I purchased my first firearm, a Ruger 10/22, back in 1986 from a sporting goods store in a mall. I handed over my money, filled out a yellow form (back then, everything fit on the front), showed them my driver's license, and walked out with my purchase. There was no background check. The manager did not carry my rifle and ammunition to the exit; to the contrary, I ate lunch in the food court with a big white box that said "RUGER" in my lap and the bag containing my Ram-Line folding stock and 25-rd magazines next to my chair.
Shooters who didn't get into the whole "gun thing" before the early '90s will find this a bit shocking. No background check? Carrying a "pre-ban" weapon and magazines through a mall? Hey, the past is another country; they did things differently there. I mean, the mall in question had ashtrays.
By the same token, shooters of the generation before me will have wistful observations of their own. After all, they probably didn't have to fill out any forms when they bought their first gun. They may have even ordered it through the mail. From Sears.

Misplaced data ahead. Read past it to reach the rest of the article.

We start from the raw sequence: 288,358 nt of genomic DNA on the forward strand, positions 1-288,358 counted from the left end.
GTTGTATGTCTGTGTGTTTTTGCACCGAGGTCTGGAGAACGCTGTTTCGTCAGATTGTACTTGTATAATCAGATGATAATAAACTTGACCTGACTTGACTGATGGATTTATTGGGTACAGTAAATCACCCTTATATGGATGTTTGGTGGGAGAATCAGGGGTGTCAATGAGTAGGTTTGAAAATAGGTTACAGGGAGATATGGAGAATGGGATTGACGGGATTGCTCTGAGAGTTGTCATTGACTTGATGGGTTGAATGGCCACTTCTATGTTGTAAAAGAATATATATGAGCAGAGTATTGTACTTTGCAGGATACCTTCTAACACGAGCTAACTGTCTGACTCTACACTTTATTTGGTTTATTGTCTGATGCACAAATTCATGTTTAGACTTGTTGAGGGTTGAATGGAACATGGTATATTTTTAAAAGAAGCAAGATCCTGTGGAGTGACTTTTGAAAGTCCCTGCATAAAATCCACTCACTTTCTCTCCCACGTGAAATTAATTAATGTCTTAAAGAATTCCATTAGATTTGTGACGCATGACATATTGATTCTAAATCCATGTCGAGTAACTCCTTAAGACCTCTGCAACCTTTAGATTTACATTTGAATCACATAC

People tend to accept as status quo whatever they're used to. A generation of American kids has grown up walking through metal detectors at school, their clear or mesh backpacks scrutinized for butter knives or aspirin bottles, whereas I remember the occasional deer rifle in the back window of a pickup truck in the senior lot. (There's another vanished icon in much of America; an unsecured rifle in an unlocked truck...)
What are gun owners now coming of age in California or Massachusetts going to consider "normal" and "reasonable" restrictions?